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Boeing Enlists Attorneys to Oversee $50 Million Boeing Community Investment Fund

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WHY IT RATES: Experienced attorneys Feinberg and Biros have been instructed to immediately begin working with crash victims’ families, governments and other interested parties to route $50 million in funding to their chosen charitable organizations through a donation that remains entirely independent of any pending legal processes. — Laurie Baratti, TravelPulse Associate Writer


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Boeing today announced it has dedicated the remaining $50 million of a previously announced $100 million fund to support humanitarian needs in communities affected by the Lion Air Flight 610 and Ethiopian Airlines Flight 302 accidents.

The Boeing Community Investment Fund will work directly with victims’ families to enable them to donate to eligible charities of their choosing. The company will partner once again with Ken Feinberg and Camille Biros on the fund’s creation, allocation and distribution.

Feinberg and Biros will immediately begin working with families, governments and other interested parties to identify eligible charitable organizations. All monies distributed by Feinberg and Biros will be independent of any resolution provided through the legal process.

“Following months of extensive discussions with victims’ families, government officials, community leaders and others, we determined the best path forward – both for those who lost loved ones and the communities affected by these accidents – is to empower the families to decide how to allocate these funds,” said Tim Keating, Boeing’s executive vice president of Government Operations, who oversees the company’s charitable activities. “Through this donation, it is our hope the families will be able to honor their loved ones in a manner that is both personal and meaningful to them, while also creating a lasting legacy in their communities around the world.”

Work also continues on the previously announced $50 million Boeing Financial Assistance Fund, which is providing near-term financial assistance to families of the victims.

“When we made our initial $100 million pledge, our first priority was to ensure that we provided families with immediate financial assistance,” said Keating. “Ken Feinberg and Camille Biros have made tremendous progress on that effort. Given their success and the trust they have built with the families, we have now asked Ken and Camille to oversee the important work of connecting families with the charitable organizations they deem most meaningful.”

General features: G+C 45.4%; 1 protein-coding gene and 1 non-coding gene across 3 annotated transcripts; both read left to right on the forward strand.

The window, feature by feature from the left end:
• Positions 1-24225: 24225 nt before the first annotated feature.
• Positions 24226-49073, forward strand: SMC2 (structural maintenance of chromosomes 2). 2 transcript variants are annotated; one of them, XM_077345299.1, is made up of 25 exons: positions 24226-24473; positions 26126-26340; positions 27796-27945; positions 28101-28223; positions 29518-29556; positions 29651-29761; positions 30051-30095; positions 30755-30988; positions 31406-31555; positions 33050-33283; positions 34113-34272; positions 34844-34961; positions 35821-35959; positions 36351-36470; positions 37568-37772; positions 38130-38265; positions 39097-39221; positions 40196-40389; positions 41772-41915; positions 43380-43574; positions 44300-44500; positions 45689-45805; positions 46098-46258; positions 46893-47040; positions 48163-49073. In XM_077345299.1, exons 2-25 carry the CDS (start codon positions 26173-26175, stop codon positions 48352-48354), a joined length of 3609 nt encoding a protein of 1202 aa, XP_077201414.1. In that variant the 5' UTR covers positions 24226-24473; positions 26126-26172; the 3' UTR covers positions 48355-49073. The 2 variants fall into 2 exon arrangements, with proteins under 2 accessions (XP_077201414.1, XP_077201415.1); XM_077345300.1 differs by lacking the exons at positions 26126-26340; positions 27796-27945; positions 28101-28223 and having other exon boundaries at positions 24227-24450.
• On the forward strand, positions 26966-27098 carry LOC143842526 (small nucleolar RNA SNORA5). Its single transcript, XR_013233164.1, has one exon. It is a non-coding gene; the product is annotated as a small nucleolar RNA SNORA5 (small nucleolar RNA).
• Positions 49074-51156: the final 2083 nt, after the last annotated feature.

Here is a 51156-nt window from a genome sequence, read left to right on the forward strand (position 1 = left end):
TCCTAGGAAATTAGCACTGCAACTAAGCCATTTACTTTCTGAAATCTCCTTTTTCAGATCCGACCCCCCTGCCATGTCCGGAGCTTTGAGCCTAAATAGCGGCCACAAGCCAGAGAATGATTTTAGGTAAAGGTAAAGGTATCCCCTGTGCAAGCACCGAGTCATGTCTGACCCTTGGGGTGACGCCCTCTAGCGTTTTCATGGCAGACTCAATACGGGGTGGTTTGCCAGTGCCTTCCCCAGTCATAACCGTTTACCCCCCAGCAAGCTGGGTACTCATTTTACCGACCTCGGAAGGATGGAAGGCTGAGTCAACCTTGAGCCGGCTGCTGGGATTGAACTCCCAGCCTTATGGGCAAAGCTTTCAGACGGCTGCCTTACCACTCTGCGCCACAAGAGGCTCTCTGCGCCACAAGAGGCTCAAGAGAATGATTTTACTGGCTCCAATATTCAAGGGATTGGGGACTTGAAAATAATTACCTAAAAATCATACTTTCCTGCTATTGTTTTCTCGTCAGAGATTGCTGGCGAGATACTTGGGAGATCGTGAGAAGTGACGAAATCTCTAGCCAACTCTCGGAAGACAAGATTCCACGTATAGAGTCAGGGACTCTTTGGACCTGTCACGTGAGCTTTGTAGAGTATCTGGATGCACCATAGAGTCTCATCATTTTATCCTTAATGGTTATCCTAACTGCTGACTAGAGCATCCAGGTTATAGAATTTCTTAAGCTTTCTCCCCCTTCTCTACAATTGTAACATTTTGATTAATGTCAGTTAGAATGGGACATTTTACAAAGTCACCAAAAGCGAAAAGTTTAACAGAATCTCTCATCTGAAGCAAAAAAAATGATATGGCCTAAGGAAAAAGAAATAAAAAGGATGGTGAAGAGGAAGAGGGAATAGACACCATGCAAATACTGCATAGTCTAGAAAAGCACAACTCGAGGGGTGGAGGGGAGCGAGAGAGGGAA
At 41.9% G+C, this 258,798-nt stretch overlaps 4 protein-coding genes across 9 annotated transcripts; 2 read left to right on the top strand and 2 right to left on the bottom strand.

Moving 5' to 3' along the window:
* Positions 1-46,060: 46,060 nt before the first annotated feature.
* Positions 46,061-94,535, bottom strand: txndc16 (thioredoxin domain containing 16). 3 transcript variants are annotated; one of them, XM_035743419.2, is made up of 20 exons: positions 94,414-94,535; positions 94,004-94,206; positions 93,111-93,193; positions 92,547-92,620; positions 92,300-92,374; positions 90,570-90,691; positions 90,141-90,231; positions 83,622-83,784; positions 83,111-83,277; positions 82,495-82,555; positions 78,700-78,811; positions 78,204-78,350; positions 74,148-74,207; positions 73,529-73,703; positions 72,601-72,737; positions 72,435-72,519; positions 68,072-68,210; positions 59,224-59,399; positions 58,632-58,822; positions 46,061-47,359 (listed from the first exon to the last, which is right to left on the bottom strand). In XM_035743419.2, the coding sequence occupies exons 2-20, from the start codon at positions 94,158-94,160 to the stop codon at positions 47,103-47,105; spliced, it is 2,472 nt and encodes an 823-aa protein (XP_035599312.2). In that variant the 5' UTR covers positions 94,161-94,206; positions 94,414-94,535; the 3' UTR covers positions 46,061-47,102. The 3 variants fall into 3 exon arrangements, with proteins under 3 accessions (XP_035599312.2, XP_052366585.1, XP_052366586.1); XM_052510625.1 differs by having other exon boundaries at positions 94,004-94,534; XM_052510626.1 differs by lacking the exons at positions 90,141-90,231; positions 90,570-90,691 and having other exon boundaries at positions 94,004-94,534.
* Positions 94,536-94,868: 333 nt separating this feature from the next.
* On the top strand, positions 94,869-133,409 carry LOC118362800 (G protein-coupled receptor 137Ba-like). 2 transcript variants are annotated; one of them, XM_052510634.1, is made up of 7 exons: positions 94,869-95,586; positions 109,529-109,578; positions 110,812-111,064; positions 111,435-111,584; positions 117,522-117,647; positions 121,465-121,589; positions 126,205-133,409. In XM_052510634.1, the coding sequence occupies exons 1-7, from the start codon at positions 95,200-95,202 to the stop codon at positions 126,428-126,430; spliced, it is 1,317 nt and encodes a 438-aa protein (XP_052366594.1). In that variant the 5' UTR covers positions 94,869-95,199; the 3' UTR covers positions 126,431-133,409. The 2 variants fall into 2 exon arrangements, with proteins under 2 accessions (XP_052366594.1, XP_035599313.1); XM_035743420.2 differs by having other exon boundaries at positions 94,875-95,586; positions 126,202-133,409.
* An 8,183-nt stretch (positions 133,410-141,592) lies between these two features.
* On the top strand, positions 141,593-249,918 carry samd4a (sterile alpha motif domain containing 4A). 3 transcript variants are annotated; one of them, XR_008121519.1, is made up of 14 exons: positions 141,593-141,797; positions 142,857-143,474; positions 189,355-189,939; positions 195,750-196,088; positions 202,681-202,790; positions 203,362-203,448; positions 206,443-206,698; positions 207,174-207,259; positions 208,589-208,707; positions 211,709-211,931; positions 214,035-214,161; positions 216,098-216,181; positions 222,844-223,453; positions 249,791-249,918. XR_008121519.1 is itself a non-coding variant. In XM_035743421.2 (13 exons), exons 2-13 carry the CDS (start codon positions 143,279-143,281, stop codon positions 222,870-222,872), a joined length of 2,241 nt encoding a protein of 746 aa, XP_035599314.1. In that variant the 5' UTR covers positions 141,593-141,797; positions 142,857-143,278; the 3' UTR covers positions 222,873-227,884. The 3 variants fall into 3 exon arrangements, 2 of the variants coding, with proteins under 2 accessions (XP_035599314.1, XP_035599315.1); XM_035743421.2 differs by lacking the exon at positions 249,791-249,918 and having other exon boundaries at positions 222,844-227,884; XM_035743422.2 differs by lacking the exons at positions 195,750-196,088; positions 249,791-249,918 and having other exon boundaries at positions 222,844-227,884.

All questions related to the Boeing Community Investment Fund should be directed to the Feinberg Law Offices, c/o Amy Weiss, amy@weisspublicaffairs.com, or 202-203-0448.

For more information, visit Boeing.com.


SOURCE: Boeing press release.

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Airline Travel Hits a 10-Year Low

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Saying that demand for air travel is declining at a rate quicker than airlines are even trimming capacity, the Transportation Security Administration (TSA) says traveling by plane has hit a 10-year low.

As the spread of the coronavirus continues to play havoc with everyday life, airlines are feeling the brunt and trimming flight schedules nearly every day. In fact, with the apex of the virus approaching for New York City, United just announced it is dramatically cutting back service in and out of NYC-area airports.

According to the TSA, airport security checkpoints screened fewer than 125,000 people nationwide on Thursday, April 2. That’s less than 5 percent of the 2.4 million people, including both passengers and crew members, who passed through TSA checkpoints on the same day last year.

Overall, the TSA reported that passenger counts are down about 92 percent – and “passenger traffic is falling much faster than they [airlines] can cut capacity.” In March, TSA screened just under half of the passengers it did in March 2019.

Airlines must continue to keep a minimum of flights and move cargo, as per government provisions of the bailout that was part of the stimulus package.

CNN reported that as a result of the drop in demand, about 20 percent of the US commercial aviation fleet – some 1,200 planes – are parked and have not been used in the last seven days, according to data from Airlines for America. Some airlines have decided to retire older aircraft ahead of schedule.

This post was published by our news partner: TravelPulse.com | Article Source

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